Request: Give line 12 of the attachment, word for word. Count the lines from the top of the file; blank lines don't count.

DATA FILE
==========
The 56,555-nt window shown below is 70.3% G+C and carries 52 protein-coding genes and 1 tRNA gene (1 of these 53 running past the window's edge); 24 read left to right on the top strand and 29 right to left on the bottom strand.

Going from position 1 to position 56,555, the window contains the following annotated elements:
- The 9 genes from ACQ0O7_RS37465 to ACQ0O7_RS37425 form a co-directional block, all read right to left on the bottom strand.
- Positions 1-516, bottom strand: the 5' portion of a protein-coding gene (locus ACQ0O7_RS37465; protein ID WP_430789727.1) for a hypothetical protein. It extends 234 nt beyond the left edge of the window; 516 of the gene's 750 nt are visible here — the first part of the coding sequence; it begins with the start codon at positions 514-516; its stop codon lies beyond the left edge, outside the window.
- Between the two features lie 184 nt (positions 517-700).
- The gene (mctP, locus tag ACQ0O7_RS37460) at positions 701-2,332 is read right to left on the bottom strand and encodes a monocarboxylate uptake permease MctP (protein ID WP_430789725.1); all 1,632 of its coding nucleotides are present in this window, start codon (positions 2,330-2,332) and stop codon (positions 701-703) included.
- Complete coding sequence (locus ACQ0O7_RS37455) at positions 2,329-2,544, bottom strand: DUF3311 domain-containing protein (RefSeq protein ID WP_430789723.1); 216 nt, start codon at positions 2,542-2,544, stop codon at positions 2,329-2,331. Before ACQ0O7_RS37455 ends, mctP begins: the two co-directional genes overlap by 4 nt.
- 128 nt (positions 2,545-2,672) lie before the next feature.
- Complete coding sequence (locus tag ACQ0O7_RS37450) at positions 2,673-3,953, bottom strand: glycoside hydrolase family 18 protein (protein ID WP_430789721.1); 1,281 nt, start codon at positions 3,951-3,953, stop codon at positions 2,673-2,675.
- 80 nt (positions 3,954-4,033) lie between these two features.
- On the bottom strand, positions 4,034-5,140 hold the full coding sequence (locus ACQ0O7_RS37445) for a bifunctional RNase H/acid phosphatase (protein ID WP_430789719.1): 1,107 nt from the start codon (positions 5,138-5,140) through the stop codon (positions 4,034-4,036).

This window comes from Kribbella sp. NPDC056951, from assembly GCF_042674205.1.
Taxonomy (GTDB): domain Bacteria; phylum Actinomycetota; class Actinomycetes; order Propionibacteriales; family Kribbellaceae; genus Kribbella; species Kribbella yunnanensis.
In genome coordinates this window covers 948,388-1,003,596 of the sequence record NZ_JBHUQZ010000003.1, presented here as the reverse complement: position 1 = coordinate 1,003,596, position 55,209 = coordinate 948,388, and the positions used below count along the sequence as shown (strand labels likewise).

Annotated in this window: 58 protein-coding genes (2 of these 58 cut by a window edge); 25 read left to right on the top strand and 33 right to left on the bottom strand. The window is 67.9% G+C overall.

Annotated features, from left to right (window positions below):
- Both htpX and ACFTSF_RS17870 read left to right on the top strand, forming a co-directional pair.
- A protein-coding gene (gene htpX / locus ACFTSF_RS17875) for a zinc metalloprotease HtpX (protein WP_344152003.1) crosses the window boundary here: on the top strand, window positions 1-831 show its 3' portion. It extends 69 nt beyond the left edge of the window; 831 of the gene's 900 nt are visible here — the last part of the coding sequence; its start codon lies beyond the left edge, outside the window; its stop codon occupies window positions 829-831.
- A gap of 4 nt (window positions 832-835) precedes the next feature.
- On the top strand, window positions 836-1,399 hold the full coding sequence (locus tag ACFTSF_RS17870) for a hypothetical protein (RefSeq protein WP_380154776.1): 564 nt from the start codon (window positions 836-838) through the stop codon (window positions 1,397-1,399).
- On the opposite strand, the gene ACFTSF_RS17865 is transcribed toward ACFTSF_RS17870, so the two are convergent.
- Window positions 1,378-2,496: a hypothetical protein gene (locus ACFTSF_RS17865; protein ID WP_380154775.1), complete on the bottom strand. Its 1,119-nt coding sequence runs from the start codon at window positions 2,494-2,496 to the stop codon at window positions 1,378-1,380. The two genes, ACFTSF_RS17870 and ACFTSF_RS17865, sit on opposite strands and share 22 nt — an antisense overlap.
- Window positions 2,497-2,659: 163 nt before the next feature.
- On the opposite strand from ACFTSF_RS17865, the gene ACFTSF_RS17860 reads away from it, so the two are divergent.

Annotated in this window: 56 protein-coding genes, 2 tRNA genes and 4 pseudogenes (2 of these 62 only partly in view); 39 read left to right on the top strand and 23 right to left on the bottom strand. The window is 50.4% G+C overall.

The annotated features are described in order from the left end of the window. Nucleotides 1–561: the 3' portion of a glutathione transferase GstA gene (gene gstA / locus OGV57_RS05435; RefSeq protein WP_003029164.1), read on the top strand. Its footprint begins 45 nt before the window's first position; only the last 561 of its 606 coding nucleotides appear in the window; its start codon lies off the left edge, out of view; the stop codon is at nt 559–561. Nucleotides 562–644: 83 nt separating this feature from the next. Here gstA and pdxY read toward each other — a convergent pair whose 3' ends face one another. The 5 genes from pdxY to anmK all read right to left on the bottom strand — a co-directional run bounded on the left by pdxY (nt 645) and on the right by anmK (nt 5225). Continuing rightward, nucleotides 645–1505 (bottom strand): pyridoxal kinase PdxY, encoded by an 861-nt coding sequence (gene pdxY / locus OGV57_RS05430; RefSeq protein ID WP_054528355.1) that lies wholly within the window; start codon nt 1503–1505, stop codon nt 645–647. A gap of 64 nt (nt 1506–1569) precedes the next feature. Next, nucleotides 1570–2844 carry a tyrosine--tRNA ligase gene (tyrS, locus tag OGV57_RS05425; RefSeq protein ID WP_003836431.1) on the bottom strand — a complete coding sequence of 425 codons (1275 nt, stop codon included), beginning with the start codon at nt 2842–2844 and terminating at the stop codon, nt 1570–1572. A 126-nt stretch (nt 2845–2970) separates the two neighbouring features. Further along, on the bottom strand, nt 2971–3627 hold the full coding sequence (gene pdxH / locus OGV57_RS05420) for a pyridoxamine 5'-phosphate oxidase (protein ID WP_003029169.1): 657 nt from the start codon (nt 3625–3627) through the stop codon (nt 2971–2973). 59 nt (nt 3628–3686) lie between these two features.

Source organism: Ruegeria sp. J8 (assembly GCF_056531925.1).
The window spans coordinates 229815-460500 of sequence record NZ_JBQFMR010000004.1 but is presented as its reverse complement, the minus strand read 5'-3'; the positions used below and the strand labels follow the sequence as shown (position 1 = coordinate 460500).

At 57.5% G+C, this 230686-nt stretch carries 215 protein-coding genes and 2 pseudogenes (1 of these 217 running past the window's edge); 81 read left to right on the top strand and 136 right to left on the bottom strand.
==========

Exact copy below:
This window comes from Kribbella sp. NPDC056951, from assembly GCF_042674205.1.